(What led to the ‘So It Goes’ story and photo.)
A local prison was closing down and some public tours were being run before the bulldozers arrived. Lucky enough to have never been in prison – neither incarcerated, visiting an inmate nor as a member of staff – I went along. It was just curiosity. Curiosity is common enough, human enough.
Nothing about the place was particularly surprising. TV shows robbed us all of most surprises a long time ago. Even the soul-sapping institutional grimness was depressingly predictable. As I looked around it occurred to me that there are plenty of songs about crime, one way or another*, too.
I wrote ‘So it Goes’** after pondering what had made the strongest impression on me that day.
There was one point when I was alone in a room. Stripped of content, what it had been used for wasn’t clear. The light was dull. The wing I was in was above any nearby buildings – you could only see a patch of sky. I realised that that wasn’t a glimpse of freedom. Being able to see only sky served to belittle you. It mocked you in your trapped little world.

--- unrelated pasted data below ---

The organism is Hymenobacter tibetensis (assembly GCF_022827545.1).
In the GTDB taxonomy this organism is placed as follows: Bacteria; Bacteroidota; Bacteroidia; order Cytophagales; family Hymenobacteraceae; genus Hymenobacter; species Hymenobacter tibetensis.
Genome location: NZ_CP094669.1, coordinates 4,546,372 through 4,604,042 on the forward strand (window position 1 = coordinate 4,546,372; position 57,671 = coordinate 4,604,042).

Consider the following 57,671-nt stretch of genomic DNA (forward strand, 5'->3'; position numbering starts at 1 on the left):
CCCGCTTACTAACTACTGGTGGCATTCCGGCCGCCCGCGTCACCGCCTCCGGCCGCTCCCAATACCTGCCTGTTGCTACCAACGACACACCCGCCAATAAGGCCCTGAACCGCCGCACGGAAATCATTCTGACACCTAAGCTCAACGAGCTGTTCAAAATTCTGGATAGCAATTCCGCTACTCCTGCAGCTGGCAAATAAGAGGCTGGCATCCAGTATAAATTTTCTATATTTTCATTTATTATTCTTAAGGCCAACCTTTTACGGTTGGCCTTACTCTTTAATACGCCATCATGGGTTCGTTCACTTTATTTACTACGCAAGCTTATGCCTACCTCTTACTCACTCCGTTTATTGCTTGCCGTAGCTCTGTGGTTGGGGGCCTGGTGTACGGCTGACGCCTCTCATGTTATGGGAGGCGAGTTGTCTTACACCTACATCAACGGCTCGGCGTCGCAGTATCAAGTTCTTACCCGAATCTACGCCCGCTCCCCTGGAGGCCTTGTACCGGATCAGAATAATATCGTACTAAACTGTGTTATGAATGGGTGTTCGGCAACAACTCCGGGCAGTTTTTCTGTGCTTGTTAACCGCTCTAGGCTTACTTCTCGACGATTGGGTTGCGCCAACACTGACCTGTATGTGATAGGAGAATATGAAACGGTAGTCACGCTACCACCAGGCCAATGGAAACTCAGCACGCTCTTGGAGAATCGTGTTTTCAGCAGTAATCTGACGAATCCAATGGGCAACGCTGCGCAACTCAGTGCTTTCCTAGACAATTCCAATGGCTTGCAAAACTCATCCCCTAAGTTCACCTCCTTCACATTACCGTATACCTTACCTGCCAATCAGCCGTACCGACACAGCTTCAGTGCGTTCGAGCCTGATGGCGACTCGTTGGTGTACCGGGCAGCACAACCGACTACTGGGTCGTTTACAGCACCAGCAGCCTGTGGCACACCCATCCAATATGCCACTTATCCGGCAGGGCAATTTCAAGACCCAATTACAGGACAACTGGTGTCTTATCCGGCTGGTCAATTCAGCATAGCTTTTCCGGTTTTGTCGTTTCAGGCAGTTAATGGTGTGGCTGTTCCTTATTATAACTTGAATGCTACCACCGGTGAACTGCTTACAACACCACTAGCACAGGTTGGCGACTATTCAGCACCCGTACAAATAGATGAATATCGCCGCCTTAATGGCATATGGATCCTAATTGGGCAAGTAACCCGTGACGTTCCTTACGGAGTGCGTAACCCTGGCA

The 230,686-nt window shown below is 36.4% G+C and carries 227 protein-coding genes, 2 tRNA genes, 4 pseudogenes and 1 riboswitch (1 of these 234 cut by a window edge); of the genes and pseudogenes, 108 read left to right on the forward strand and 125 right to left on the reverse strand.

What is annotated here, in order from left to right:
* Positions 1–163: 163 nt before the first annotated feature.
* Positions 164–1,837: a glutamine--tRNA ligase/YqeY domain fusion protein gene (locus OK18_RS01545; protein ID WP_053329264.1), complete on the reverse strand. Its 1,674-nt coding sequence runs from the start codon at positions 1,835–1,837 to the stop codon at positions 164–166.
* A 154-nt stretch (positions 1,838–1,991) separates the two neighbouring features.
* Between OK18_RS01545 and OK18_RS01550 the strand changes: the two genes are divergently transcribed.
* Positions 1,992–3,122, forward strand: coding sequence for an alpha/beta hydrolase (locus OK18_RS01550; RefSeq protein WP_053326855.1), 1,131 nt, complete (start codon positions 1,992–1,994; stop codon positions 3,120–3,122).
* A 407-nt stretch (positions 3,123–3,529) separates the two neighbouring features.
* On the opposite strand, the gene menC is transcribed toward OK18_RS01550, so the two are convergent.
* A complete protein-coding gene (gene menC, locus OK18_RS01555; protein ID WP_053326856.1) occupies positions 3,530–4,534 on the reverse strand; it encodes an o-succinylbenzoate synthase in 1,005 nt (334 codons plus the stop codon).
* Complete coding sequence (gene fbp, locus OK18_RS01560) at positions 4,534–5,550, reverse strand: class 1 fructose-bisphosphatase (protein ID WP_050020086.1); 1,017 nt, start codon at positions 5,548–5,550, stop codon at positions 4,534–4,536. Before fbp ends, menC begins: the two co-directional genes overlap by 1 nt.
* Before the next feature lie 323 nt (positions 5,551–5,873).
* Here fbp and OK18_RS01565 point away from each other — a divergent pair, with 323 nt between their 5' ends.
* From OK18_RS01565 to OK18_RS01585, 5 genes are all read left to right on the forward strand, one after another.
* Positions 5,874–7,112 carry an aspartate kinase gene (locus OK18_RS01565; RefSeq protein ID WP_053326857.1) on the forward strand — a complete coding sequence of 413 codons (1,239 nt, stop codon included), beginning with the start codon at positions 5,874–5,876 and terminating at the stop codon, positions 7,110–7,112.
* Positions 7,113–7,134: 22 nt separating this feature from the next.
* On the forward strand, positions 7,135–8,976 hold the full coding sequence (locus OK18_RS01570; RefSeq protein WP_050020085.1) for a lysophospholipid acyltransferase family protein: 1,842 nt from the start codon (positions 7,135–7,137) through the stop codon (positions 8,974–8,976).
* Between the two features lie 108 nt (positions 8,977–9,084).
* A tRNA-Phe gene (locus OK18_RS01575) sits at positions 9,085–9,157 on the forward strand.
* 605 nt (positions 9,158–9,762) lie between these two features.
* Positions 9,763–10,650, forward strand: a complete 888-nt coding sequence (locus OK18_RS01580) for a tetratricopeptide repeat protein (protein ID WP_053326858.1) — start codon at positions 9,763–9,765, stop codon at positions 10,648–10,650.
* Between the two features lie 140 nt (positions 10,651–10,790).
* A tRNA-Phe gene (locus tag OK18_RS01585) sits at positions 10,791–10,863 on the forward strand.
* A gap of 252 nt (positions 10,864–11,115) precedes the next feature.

Perhaps you could put a brave face on being in prison. Perhaps you’d opt-in to the culture there. You might latch on to and understand the symbolism of inmates’ tattoos perhaps. You might work out the hierarchies. You’d inevitably learn about the mental violence, the physical violence.
Perhaps you’d work with the system, learn to understand and accept all the realities that had led you there. Perhaps the system would be trying to help you never come back there.
And there would maybe, hopefully, be friends and family willing and able to stand by you throughout.
But there would be the times when you’re alone with your thoughts, alone in the system, alone even in a crowded prison wing, alone with yourself and with all that’s gone wrong. And you could be as fatalistic as you like and you could try to be as resigned to it all as you humanly can be, but sometimes, surely, the hopelessness would swamp everything.
That lonely hopelessness would, surely, be strong enough to drag anyone down.
That’s what anyone imprisoning anyone needs to remember. That’s what those doing the imprisoning should work to try and counter: hopeless loneliness rarely bears anything positive for anyone – prisoner or imprisoner.
* Springsteen’s “Meeting Across The River”, from way back when, has always seemed to me to be about the sad hopes underlying crime. That song was probably my first – conscious – exposure to that aspect of it all; the sadness of what will almost certainly, one way or another, be misplaced optimism.
** So It Goes